Thee, Lord, my thankful soul would blessAnne Steele (Author)English1
Thee, dearest Lord, my soul adoresAnne Steele (Author)3
Then shone almighty power and loveAnne Steele (Author)2
Then sing we the praise of cold waterAnne Steele (Author)3
There is a glorious world on highAnne Steele (Author)English47
There is a God, all nature speaksSteele (Author)English113
There, low before his glorious throneAnne Steele (Author)2
Though nature's voice you must obeyMrs. Steele (Author)16
Those happy realms of joy and peaceMrs. Steele (Author)14
Thou great Creator, Father, LordAnne Steele (Author)4
Thou, Lord, hast earth's foundation laidAnne Steele (Author)6
Thou lovely Source of true delightA. Steele (Author)English108
Thou only center of my restAnne Steele (Author)English18
Thou only Sovereign of my heartAnne Steele (Author)English166
Thou Prince of glory, slain for me, Breathing forgiveness in thy prayerSteele (Author)2
Though terrors late alarm'd my breastAnne Steele (Author)English1
Thy gracious presence, O my GodAnne Steele (Author)English26
Thy kingdom, Lord, forever standsMrs. Steele (Author)English13
Thy mercy, my God, is the theme of my songMrs. Steele (Author)English1
Thy wisdom, power and goodness, LordAnne Steele (Author)26
'Tis wisdom, mercy, love divineAnne Steele (Author)6
To dwell in poverty belowAnne Steele (Author)2
To God, I rais'd my earnest criesAnne Steele (Author)English1
To God, its source, my soul aspiresAnne Steele (Author)9
To God, the refuge of his saintsAnne Steele (Author)English1
To Jesus our exalted Lord, Dear name by heaven and earth adoredAnne Steele (Author)English72
To Jesus, our victorious LordAnne Steele (Author)5
To our Redeemer's glorious nameAnne Steele (Author)English267
To thee, almighty God, we bringSteele (Author)English2
To thee, my God, my heart shall bringAnne Steele (Author)15
To view, unveiled, thy radiant faceAnne Steele (Author)2
To your Creator, GodAnne Steele (Author)35
Triumphant, Christ ascends on highAnne Steele (Author)English15
Upheld by God's almighty armAnne Steele (Author)7
Vain world, be gone, nor vex my heartAnne Steele (Author)English1
Vexatious world, thy flatt'ring snaresAnne Steele (Author)English1
Was it for sin, for mortal guiltAnne Steele (Author)English2
Weary of these low scenes of nightAnne Steele (Author)10
What less than thine almighty wordAnne Steele, 1760, abr. (Author)2
What shall I render to the Lord, Or how his wondrous grace record?Mrs. Steele (Author)8
What soft delight the peaceful bosom warmsAnne Steele (Author)3
When angry nations rush to armsAnne Steele (Author)English7
When blest with that transporting viewAnne Steele (Author)2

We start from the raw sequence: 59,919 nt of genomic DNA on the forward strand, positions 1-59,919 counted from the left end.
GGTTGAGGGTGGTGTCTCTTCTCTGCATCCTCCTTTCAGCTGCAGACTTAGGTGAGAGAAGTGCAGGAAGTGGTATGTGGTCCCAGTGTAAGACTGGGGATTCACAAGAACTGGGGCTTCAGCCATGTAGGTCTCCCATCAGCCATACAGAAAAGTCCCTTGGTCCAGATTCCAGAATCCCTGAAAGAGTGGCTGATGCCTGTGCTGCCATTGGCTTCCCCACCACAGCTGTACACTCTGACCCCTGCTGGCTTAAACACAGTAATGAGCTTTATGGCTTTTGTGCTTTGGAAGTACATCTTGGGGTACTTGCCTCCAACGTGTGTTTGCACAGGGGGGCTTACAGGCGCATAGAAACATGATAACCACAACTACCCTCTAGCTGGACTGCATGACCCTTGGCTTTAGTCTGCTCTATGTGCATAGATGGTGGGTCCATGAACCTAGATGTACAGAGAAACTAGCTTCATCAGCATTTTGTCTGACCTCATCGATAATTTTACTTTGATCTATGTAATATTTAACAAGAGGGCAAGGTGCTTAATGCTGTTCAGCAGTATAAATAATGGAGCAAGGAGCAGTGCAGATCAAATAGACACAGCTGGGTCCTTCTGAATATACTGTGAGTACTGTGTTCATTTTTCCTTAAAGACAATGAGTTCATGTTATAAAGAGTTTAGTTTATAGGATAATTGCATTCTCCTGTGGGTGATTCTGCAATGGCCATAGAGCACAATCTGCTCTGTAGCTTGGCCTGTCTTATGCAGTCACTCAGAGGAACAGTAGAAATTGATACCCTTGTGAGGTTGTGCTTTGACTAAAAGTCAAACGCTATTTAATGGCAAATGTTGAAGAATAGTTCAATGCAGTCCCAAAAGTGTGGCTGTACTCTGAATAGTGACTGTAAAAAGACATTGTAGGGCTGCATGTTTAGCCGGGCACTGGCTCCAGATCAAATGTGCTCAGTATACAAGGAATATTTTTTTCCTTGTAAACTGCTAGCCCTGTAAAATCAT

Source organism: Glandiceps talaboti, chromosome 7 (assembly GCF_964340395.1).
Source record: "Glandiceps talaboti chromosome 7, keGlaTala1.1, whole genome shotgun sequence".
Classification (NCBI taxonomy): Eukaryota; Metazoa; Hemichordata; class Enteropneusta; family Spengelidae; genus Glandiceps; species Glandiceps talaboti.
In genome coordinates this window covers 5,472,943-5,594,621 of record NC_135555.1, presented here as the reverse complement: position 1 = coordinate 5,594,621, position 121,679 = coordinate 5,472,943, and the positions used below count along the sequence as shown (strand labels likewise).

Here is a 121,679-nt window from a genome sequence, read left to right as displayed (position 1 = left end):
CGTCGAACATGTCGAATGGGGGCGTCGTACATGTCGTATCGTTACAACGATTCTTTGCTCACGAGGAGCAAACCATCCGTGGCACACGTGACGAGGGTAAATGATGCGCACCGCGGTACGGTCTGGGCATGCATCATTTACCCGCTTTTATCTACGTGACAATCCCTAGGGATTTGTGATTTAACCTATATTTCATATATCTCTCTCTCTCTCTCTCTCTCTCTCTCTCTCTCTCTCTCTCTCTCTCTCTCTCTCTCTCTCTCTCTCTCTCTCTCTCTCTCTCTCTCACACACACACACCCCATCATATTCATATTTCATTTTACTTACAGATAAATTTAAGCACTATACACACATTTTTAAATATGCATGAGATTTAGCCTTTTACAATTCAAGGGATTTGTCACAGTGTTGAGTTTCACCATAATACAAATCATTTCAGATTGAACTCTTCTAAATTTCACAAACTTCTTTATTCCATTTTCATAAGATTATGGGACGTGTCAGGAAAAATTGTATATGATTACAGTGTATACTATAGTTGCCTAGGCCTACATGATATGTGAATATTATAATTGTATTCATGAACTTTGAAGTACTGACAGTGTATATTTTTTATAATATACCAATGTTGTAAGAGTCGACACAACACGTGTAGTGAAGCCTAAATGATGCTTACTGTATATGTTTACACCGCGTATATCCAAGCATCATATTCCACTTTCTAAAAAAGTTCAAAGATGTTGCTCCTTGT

When blooming youth is snatched awayAnne Steele (Author)English217
When death appears before my sightAnne Steele (Author)English49
When death before my sightAnne Steele (Author)English4
When doubts and fears prevailing riseAnne Steele (Author)7
When fainting in the sultry wasteSteele (Author)25
When fancy spreads her boldest wingsMrs. Steele (Author)24
When filled with grief, my anxious heartAnne Steele (Author)1
When gloomy thoughts and fearsAnne Steele (Author)English32
When gloomy thoughts and boding fearsMrs. Steele (Author)16
When I resolv'd to watch my thoughtsAnne Steele (Author)English1
When I survey life's varied sceneAnne Steele (Author)English30
When, in his earthly courts, we viewAnne Steele (Author)5
When Israel through the desert passedMrs. Steele (Author)English5
When present sufferings pain our heartsAnne Steele (Author)10
When sin and sorrow, fear and painMrs. Steele (Author)10
When sins and fears prevailing riseAnne Steele (Author)English127
When youth and [or] age are snatched awayAnne Steele (Author)10
Whene'er the angry passions riseAnne Steele (Author)English24
Whene'er to call the Savior mineAnne Steele (Author)3
Where Babel's rivers winding strayAnne Steele (Author)English1
Where is my God? Does he retireAnne Steele (Author)English60
Where shall I fly but to thy feetAnne Steele (Author)2
When verdure clothes the fertile valeSteele (Author)English102
While beauty clothes the fertile vale Anne Steele (Author)2
While God my Father's nearMrs. Steele (Author)8
While justice waves her vengeful handAnne Steele (Author)10
While my Redeemer's nearAnne Steele (Author)English134
While sweet reflection through my daysAnne Steele (Author)2
While thou, my Lord, art nearAnn Steele (Author)1
While to the grave our friends are borneAnne Steele (Author)22
While verdant hill and blooming valeAnne Steele (Author)13
Why breathes my anxious heart the frequent sigh?Anne Steele (Author)English1
Why do the heathen nations riseAnne Steele (Author)English1
Why is my heart with grief oppressedMrs. Steele (Author)English11
Why is the heaven-descended mindAnne Steele (Author)English1
Why should my pining spirit beAnne Steele (Author)2
Why should my spirit cleave to earthAnne Steele (Author)English1
Why should the world's alluring toysMrs. Steele (Author)12
Why sinks my weak desponding mindAnne Steele (Author)English54
With all the boasted pomp of warAnne Steele (Author)English3
Ye earthly vanities, departAnne Steele (Author)11
Ye gay deceivers of the mindAnne Steele (Author)English1
Ye glittering toys of earth, adieu Steele (Author)English104
Ye humble souls, approach your GodAnne Steele (Author)English131
Ye humble souls complain no moreAnne Steele (Author)English54
Ye mothers, who, with growing loveSteele (Author)3
Ye mourning sinners, here discloseAnne Steele (Author)11
Ye rivers, as ye flowAnne Steele (Author)2
Ye trees, which form the shadeAnne Steele (Author)2
Ye warblers of the vernal shadeAnne Steele (Author)English1
Ye wretched, hungry, starving poorAnne Steele (Author)English248
Ye wretched sons of men draw nearAnne Steele (Author)2